Last week’s post on revision reminded me, again, of how infrequently we talk about how we work with our work in the writing community. Scratch that. How often do any of us discuss any kind daily grind with anything approaching the integrity it deserves? We are rarely ever at a total conclusion or an absolute beginning. And yet we persist on avoiding open discussions of our less glamorous and far more essential endeavors. So, for this week, let’s talk a little more about revision.
It took me many years to realize that one of the biggest challenges of shaping a writer’s work has to do with the odd nature of our chosen medium: words. Words, in fact, are really weird. They’re both abstract and concrete nouns, their meanings are both defined and subject to context, and we can move them around but not actually touch them. It’s no wonder we want to stick our heads in the oven when we sit down alone at our computers to try to make them do our bidding. But that, I think, might be our first mistake: as I suggested last week, the key isn’t to try to fix our writing, to work on or at it, but to work with it. Because the other thing about words that we tend to overlook in our culture is that they have organic properties: what is said and read in text is virtually meaningless until it is interpreted by the mind and its often marginalized but inseparable brother, the heart. In other words, words are primarily representations of our thoughts and experiences, and to treat them differently is to underestimate both us and them.
Over the years, through trial and error, I’ve found that I work best with words when I allow for their organic qualities. Thus, the gardening metaphors (see last week’s log). And, though my students roll their eyes when I make them, the cooking ones I’ve mostly saved you from until now. But like plants and other essential foods that emerge from natural systems, words evolve best when we occasionally give them a little room to grow. This is really hard for many busy beavers to understand (myself included; I need regular, sometimes daily, reminders), but sometimes giving your work your all is not at all what it needs. I’ll give you a minute to digest that tangle of a sentence. I know you’re on Facebook. Slow down anyway.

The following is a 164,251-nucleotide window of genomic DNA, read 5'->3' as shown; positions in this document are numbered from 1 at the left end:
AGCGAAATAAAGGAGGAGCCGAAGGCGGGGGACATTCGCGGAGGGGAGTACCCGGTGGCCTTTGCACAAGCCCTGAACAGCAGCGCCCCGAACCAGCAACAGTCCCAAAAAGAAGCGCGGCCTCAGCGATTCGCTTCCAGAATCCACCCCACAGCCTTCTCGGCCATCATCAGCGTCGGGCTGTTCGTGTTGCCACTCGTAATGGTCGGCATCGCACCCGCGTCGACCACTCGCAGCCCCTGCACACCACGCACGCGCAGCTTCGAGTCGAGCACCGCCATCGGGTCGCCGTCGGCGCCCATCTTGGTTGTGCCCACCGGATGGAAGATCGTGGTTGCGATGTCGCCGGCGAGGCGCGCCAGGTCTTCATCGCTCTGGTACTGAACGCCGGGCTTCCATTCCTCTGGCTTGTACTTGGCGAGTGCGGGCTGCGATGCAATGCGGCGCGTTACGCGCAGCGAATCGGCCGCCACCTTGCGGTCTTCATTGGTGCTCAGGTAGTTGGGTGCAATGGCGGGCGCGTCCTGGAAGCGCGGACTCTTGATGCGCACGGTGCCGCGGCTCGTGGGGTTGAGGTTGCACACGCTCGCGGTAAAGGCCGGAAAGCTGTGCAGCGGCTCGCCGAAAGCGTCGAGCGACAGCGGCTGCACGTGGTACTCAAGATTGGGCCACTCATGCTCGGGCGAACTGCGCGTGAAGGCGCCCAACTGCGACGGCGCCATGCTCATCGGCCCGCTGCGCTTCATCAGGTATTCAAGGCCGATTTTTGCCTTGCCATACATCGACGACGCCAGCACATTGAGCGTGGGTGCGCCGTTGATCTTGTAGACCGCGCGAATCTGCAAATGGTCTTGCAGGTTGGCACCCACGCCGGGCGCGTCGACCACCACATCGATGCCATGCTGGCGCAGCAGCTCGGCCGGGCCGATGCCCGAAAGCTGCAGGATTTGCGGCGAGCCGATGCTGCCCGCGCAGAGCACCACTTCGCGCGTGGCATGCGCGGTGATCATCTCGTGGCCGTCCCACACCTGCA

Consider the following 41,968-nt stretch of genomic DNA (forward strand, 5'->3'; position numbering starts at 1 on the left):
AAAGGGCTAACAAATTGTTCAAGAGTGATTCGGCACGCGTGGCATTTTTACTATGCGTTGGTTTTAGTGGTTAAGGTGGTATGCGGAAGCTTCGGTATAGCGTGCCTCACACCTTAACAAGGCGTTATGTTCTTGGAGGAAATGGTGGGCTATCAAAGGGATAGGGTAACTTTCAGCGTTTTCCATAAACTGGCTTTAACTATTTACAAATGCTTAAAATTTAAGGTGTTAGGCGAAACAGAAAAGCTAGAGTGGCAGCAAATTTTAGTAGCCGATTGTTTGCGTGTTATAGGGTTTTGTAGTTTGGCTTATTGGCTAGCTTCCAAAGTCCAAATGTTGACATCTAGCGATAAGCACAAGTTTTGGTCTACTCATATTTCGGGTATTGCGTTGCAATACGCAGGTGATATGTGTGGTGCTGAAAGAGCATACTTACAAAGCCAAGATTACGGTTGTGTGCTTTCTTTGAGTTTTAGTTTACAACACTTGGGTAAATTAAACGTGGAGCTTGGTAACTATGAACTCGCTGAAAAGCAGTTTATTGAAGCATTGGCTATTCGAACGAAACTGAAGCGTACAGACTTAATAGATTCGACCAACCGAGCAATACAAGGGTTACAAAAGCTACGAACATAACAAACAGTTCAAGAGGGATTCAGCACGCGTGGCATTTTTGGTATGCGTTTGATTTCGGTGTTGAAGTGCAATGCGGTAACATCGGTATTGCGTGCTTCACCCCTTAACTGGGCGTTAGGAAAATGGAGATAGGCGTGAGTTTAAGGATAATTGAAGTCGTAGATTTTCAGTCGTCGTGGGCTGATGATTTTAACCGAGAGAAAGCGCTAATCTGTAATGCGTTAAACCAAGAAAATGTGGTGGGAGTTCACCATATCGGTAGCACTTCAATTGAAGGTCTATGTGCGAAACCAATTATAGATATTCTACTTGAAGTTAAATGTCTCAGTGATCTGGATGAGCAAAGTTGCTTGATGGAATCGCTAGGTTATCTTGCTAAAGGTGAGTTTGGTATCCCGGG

The point is, writing works best when you pay attention to what your words are telling you, not just what you want them to say. Even those words you’ve already typed up, after all, aren’t inert materials. Language is a social system, a contract we’ve made to try to wrangle our intangible thoughts into comprehension, not a flat medium we can pin down on a page. And if you really listen to it, your work is already telling you this. Some novels do need to sit it drawers for a while. That reluctance you have to follow through on that amazing idea you had might stem from the fact that it knows you’re tempted to nail it to the wall rather than let it unravel in its own good time. Conversely, sometimes the writing might seem to be come together too quickly. You might suspect you’re drafting off someone else’s work, or it’s not as good as it seems. Usually this is not so much divine inspiration as it is the result of you putting the right kind of care and attention into something meaningful for some time, but all the same, it might result in a few hours of flurried typing and a decent piece at the end. You’ve got to learn to trust that, too.
It takes some practice to get this right, and you will occasionally neglect things that need your direct attention and overwork those that don’t, but as is the case when we work with the earth and its organic substances, you get the feel for it after a while. You develop a way to trust yourself and the work simultaneously, and while this doesn’t mean that you’ll never stumble or misstep, it will maximize your ability to grow – both on and off the page.